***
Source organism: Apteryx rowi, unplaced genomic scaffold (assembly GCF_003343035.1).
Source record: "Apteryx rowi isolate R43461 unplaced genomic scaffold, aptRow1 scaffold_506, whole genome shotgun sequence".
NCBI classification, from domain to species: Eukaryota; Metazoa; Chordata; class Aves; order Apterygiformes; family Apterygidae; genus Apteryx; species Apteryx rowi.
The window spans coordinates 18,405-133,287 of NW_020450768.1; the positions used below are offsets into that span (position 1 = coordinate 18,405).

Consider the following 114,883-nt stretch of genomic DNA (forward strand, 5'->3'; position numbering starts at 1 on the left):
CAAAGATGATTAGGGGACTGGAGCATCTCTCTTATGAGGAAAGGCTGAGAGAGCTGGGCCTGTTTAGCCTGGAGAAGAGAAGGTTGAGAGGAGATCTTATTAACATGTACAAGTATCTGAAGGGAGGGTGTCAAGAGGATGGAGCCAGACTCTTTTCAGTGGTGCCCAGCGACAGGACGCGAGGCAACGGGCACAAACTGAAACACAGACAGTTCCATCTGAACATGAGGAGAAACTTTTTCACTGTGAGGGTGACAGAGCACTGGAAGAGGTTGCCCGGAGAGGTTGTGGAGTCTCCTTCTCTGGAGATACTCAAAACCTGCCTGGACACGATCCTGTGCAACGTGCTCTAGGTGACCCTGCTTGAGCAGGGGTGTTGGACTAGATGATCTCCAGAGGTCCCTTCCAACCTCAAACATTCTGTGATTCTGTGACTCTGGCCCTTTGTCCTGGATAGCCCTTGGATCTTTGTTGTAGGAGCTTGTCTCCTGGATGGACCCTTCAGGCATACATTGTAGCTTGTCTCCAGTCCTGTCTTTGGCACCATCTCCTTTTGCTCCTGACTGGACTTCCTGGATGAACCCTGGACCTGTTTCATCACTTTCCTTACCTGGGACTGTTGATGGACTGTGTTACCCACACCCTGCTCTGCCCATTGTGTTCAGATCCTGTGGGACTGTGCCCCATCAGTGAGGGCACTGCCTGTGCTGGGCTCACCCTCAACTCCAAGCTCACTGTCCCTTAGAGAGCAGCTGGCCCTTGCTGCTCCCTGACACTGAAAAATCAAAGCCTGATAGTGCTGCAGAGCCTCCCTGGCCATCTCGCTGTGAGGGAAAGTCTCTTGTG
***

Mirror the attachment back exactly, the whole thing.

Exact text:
Source organism: Apteryx rowi, unplaced genomic scaffold (assembly GCF_003343035.1).
Source record: "Apteryx rowi isolate R43461 unplaced genomic scaffold, aptRow1 scaffold_506, whole genome shotgun sequence".
NCBI classification, from domain to species: Eukaryota; Metazoa; Chordata; class Aves; order Apterygiformes; family Apterygidae; genus Apteryx; species Apteryx rowi.
The window spans coordinates 18,405-133,287 of NW_020450768.1; the positions used below are offsets into that span (position 1 = coordinate 18,405).

Consider the following 114,883-nt stretch of genomic DNA (forward strand, 5'->3'; position numbering starts at 1 on the left):
CAAAGATGATTAGGGGACTGGAGCATCTCTCTTATGAGGAAAGGCTGAGAGAGCTGGGCCTGTTTAGCCTGGAGAAGAGAAGGTTGAGAGGAGATCTTATTAACATGTACAAGTATCTGAAGGGAGGGTGTCAAGAGGATGGAGCCAGACTCTTTTCAGTGGTGCCCAGCGACAGGACGCGAGGCAACGGGCACAAACTGAAACACAGACAGTTCCATCTGAACATGAGGAGAAACTTTTTCACTGTGAGGGTGACAGAGCACTGGAAGAGGTTGCCCGGAGAGGTTGTGGAGTCTCCTTCTCTGGAGATACTCAAAACCTGCCTGGACACGATCCTGTGCAACGTGCTCTAGGTGACCCTGCTTGAGCAGGGGTGTTGGACTAGATGATCTCCAGAGGTCCCTTCCAACCTCAAACATTCTGTGATTCTGTGACTCTGGCCCTTTGTCCTGGATAGCCCTTGGATCTTTGTTGTAGGAGCTTGTCTCCTGGATGGACCCTTCAGGCATACATTGTAGCTTGTCTCCAGTCCTGTCTTTGGCACCATCTCCTTTTGCTCCTGACTGGACTTCCTGGATGAACCCTGGACCTGTTTCATCACTTTCCTTACCTGGGACTGTTGATGGACTGTGTTACCCACACCCTGCTCTGCCCATTGTGTTCAGATCCTGTGGGACTGTGCCCCATCAGTGAGGGCACTGCCTGTGCTGGGCTCACCCTCAACTCCAAGCTCACTGTCCCTTAGAGAGCAGCTGGCCCTTGCTGCTCCCTGACACTGAAAAATCAAAGCCTGATAGTGCTGCAGAGCCTCCCTGGCCATCTCGCTGTGAGGGAAAGTCTCTTGTG